Über-hotelier, debonair and dog lover, Habib Rehman in his own words is a mandatory read for managers and adventurers
Those who know Habib Rehman, the iconic visionary of India’s cuisine and hospitality industry, will not be surprised that Chapter 9 of his memoir, Borders to Boardroom, is headlined ‘Genghis Khan and the Leadership Capacity’. Don’t be alarmed, by either Habib or Genghis.
The Great Khan’s reputation was mutilated by the vanquished, who sought petty comfort in destroying the image of a warrior they could not defeat. It will probably surprise you to learn that Genghis was a passionate environmentalist, whose adoration of nature was religious in intensity. Or that a key to his management of vast armies was innovative internal communication.
Habib Rehman’s reputation, however, is safe, for three good reasons. His gentle, incisive sense of humour offers glimpses of a brilliant mind and teasing temperament, rather than ferocity. Second: those who have suffered the occasional whiplash of his discipline know that there is nothing personal. He believes justice is the lifeblood of command; and that collective, or corporate, interest must always take precedence over sentiment.
Third, Habib Rehman has had the good sense to do something which Genghis Khan never did: write an autobiography. His candour disarms a foe and strengthens a friend. The apposite word perhaps is not ‘candour’, but the Urdu term ‘khuloos’. Candour is a decision made by the mind; khuloos is a decision made from the heart.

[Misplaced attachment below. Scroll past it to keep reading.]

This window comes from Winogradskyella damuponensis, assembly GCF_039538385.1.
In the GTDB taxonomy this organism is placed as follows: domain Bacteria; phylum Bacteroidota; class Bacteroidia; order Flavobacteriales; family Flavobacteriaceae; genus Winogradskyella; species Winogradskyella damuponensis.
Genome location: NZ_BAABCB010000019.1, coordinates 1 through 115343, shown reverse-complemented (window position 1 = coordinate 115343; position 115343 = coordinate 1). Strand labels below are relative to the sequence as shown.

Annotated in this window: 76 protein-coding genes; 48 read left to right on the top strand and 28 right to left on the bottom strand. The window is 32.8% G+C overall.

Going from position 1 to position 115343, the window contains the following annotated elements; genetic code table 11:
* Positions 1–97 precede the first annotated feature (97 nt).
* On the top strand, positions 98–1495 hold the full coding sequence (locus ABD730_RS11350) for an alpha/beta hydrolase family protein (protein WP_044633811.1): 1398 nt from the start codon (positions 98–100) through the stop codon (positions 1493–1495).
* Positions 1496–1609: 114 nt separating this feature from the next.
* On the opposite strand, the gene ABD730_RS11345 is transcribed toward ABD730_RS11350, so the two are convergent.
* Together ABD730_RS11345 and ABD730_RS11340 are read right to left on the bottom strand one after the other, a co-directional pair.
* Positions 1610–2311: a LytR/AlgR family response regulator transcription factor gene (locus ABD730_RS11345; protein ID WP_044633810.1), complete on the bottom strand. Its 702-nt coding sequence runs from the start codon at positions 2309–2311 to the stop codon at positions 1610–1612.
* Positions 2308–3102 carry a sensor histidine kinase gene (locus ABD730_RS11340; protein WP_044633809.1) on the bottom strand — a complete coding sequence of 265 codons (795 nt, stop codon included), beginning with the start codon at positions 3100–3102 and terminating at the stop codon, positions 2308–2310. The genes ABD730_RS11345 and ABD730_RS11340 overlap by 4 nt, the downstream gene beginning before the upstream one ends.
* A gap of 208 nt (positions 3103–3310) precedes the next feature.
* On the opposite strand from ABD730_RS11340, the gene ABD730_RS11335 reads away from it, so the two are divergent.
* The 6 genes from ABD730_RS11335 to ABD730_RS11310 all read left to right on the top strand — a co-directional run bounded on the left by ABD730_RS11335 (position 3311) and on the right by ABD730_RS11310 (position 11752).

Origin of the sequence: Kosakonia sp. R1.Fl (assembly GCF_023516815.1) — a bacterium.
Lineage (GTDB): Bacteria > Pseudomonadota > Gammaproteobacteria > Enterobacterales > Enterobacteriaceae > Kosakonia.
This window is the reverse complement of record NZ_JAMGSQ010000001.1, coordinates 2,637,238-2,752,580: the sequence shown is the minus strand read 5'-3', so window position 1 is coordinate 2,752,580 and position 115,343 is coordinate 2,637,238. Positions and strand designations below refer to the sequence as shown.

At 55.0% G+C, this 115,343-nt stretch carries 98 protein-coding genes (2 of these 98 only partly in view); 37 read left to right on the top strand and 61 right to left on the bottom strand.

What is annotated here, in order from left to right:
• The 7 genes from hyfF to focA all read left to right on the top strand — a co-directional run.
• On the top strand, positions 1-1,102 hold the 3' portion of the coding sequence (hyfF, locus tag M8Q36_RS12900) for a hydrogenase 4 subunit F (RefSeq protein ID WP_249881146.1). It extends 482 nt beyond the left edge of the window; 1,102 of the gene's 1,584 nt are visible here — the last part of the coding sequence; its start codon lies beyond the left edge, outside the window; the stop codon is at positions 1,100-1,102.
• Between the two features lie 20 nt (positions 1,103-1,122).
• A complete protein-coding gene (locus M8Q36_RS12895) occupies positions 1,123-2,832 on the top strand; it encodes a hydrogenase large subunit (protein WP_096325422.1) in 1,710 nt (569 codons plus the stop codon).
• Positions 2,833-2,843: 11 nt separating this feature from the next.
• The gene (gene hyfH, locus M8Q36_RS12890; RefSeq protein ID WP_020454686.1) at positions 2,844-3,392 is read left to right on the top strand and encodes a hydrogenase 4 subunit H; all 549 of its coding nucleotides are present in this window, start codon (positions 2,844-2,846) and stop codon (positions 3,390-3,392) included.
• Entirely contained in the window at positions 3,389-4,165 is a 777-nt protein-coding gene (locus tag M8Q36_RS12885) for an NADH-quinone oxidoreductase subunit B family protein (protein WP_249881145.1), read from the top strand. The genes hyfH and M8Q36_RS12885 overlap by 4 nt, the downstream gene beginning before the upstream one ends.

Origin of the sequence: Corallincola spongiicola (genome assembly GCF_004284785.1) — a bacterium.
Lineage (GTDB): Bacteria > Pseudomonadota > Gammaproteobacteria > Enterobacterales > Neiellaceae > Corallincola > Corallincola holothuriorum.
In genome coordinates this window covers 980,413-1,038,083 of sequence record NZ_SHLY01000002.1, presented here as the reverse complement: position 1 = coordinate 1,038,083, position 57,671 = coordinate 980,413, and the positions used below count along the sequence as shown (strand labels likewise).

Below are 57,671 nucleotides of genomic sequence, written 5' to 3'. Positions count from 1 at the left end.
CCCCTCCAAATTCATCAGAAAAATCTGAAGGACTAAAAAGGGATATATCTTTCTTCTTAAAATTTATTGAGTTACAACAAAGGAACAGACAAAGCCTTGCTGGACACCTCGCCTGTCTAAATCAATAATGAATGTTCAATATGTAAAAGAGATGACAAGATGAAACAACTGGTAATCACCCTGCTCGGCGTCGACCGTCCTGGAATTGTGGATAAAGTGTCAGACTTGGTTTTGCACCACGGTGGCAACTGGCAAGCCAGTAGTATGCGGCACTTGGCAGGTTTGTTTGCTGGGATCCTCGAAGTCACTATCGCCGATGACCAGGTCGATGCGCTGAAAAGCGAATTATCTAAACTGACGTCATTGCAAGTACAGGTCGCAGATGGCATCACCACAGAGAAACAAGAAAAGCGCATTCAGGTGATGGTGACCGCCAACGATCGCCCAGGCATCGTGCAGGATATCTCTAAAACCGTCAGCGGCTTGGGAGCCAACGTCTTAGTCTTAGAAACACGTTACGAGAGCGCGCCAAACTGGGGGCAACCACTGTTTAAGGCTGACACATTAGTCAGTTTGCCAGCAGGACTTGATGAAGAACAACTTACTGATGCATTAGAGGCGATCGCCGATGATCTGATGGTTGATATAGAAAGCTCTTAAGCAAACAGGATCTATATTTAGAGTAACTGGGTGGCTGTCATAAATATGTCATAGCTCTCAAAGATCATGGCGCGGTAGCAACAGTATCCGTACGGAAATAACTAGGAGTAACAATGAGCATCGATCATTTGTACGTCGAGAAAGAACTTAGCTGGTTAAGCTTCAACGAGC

Habib’s heart was shaped by the genes of Hyderabad, as he proclaims, proudly. Born into an aristocratic family (12 bedrooms and many living spaces in a home designed by Hashmat Raza, the first Hyderabadi to qualify from the Royal Institute of British Architecture), Habib has replanted the city wherever he has lived, whether in a jungle on the Assam-China border as a young Army officer, or in the beautiful haveli he has built in the heart of Delhi as a gift to himself.
Fine cuisine and mellifluous poetry are the stable bookends of that stellar collection of nuances that comprise the culture of old Hyderabad. Both, food for the body and for the soul, required high artistry. As Habib recalls, the destiny of the state’s rulers, the Nizams, originated in food. The first, Asaf Jah (to use a convenient abbreviation for a much more muscular name), was on his way from Delhi to the Deccan, to take charge as governor, when he stopped to pay his respects to Hazrat Nizamuddin Aurangabadi, and ate seven pieces of kulcha during the meal he was offered. The saint blessed him with a prediction: Asaf Jah would become an independent ruler, and his dynasty would last for seven generations. And so it did. The sixth Nizam, Mir Mahboob Ali Khan, was a connoisseur of whiskies, and the seventh, Osman Ali Khan, a hard-boiled miser who decided the menu for his palace each morning; but it takes all sorts to make a dynasty.
What was common were enduring social principles, tameez, tehzeeb and tamaddun (manners, culture and civilisation).
His life as a child is brilliantly described. For me, this is the best part of the book: the subtle tensions within an extended family; the creative energy of the kitchen juiced out by children in droll verse (Khichdi ke chaar yaar; Kheema, ghee, papad, achaar); the excitement of living through sudden and rapid change, and watching, without always being fully conscious of the transition, the past evaporate from his father Fidabhai’s life. One paragraph of very dry wit says more than many a book might do: ‘When my father bought a new wristwatch on an impulse, we could not fathom why, because he never cared to wear it, but he made sure he passed the old one on to me. It turned out to be a liability for me. People would keep asking me for the time.’